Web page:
In a groundbreaking report, Statistics Canada has dramatically revised its count of Canada’s non-permanent resident (NPR) population, revealing that it now stands at 2,198,679 individuals. This substantial update, differing by over a million from the 2021 Census figure, signifies a major shift in demographic estimation.
The significance of this report lies in Statistics Canada’s admission of previous undercounting of NPRs, which carries significant implications for various aspects of Canadian public policy, including immigration, economic planning, labor markets, and housing.
The most recent data indicates a staggering 46% year-over-year surge in NPRs in Canada, predominantly attributed to an increase in work and study permits. This spike represents the highest growth rate in NPRs since records began in 1971/72.
As of July 1, 2023, Canada’s overall population reached an estimated 40,097,761, marking a 2.9% increase compared to July 1, 2022. Notably, this places Canada at the forefront of G7 countries in terms of population growth and among the top 20 globally. This substantial growth rate is the highest recorded in a 12-month period since 1957, at 3.3%. If this trend continues, Canada’s population could potentially double within 25 years.
Remarkably, nearly 98% of the population growth from July 1, 2022, to July 1, 2023, can be attributed to net international migration, with the remaining 2% stemming from the natural difference between births and deaths.
The surge in international migration is largely a result of nearly 470,000 new permanent resident arrivals and a remarkable increase in NPRs by nearly 700,000 individuals. The number of NPRs holding work permits saw an astonishing growth, reaching over 1.4 million in July 2023, representing a remarkable 64% increase from July 2022. This growth is significantly attributed to the influx of Ukrainians following Russia’s invasion of their country.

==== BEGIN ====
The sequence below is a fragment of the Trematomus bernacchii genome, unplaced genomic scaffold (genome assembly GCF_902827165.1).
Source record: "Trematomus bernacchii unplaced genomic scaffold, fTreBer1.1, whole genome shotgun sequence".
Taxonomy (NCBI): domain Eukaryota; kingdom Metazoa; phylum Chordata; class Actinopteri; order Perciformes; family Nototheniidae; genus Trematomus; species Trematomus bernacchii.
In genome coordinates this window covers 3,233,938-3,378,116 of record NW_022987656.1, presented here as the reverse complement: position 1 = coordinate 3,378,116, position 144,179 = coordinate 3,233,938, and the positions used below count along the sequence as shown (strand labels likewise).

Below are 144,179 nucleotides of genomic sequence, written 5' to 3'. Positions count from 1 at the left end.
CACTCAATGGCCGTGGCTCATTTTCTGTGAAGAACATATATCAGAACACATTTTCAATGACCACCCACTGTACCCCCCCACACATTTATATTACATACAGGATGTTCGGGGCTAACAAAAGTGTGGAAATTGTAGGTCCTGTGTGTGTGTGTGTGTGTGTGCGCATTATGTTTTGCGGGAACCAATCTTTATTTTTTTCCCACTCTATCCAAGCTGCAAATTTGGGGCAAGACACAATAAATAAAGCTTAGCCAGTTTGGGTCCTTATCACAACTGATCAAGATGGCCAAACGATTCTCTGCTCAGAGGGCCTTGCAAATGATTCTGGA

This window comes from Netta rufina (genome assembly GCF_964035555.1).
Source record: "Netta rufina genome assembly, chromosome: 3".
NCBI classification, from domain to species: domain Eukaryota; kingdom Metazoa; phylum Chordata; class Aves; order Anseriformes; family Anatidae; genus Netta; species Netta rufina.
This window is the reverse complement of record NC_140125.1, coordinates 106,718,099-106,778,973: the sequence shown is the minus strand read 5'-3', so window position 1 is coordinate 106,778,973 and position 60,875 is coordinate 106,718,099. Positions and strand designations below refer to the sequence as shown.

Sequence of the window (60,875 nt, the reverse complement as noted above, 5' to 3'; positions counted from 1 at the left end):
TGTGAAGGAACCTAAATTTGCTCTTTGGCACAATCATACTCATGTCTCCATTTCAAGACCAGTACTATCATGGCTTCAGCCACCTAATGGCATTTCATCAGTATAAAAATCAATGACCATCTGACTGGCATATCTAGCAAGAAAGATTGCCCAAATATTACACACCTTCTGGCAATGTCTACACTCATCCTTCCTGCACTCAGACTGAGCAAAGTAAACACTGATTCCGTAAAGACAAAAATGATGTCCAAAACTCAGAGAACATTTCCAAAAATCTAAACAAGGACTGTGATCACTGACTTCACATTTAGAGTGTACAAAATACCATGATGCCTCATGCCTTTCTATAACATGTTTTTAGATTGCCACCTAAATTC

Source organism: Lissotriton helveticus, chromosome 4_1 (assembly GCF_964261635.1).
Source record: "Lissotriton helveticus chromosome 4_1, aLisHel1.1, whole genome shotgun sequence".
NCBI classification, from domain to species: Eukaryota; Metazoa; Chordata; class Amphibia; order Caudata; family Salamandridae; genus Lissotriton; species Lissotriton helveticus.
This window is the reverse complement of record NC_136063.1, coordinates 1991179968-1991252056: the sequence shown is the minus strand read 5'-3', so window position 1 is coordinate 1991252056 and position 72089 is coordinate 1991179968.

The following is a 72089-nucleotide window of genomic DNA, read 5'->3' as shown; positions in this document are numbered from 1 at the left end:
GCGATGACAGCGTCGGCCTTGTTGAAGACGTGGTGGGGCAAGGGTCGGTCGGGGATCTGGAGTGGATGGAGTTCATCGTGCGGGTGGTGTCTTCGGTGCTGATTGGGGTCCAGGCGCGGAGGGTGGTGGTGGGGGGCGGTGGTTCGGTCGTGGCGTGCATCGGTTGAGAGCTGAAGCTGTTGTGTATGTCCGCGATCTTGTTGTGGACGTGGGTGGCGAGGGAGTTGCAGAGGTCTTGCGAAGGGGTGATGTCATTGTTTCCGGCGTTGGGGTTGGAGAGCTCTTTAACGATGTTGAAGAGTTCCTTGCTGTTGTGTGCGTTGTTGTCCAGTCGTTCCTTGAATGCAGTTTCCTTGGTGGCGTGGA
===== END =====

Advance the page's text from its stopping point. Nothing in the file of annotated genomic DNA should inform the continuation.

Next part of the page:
In contrast, Canada’s fertility rates plummeted to record lows in 2022, with just 1.33 children per woman, down from 1.44 in 2021. Another recent report by Statistics Canada revealed that Canadian women had 20,000 fewer babies between 2018 and 2022.
Statistics Canada has responded to the undercounting issue by revising its methodology for counting NPRs. This includes incorporating family members residing with temporary permit holders and refining the process for counting those who remain in Canada after their temporary permits expire while awaiting Immigration, Refugees, and Citizenship Canada (IRCC) review.
The revised figures follow recent reports by CIBC Economics and the C.D. Howe Institute, which pointed out significant undercounting of NPRs in both the annual census and quarterly population growth estimates. CIBC estimated that up to one million NPRs may have been unaccounted for in Canada’s population.
Among Canada’s provinces and territories, Alberta experienced the highest demographic growth rate at 4%, driven primarily by international migration and intra-Canadian migration to the province. Alberta led the nation with a net gain of over 56,000 individuals relocating to the province between July 2022 and July 2023.
Statistics Canada highlights that seven provinces also recorded record population growth, with Prince Edward Island (3.9%), Nova Scotia (3.2%), and New Brunswick (3.1%) leading the way. Newfoundland and Labrador exhibited the lowest growth rate among all provinces at 1.3%.
Ontario and British Columbia both experienced a 3% population increase, while Manitoba (2.9%) and Saskatchewan (2.6%) closely followed suit. Quebec also reported record-high population growth at 2.3%.
Looking ahead, Canada’s immigration plan for 2024-2026 will be announced by the federal government by November 1st, as mandated by Canadian law. Under the current Immigration Levels Plan 2023-2025, Canada aims to welcome 500,000 new permanent residents annually by 2025. Federal Immigration Minister Marc Miller anticipates that the targets for the 2024-2026 Immigration Levels Plan will either remain in line with the current plan or be revised upward.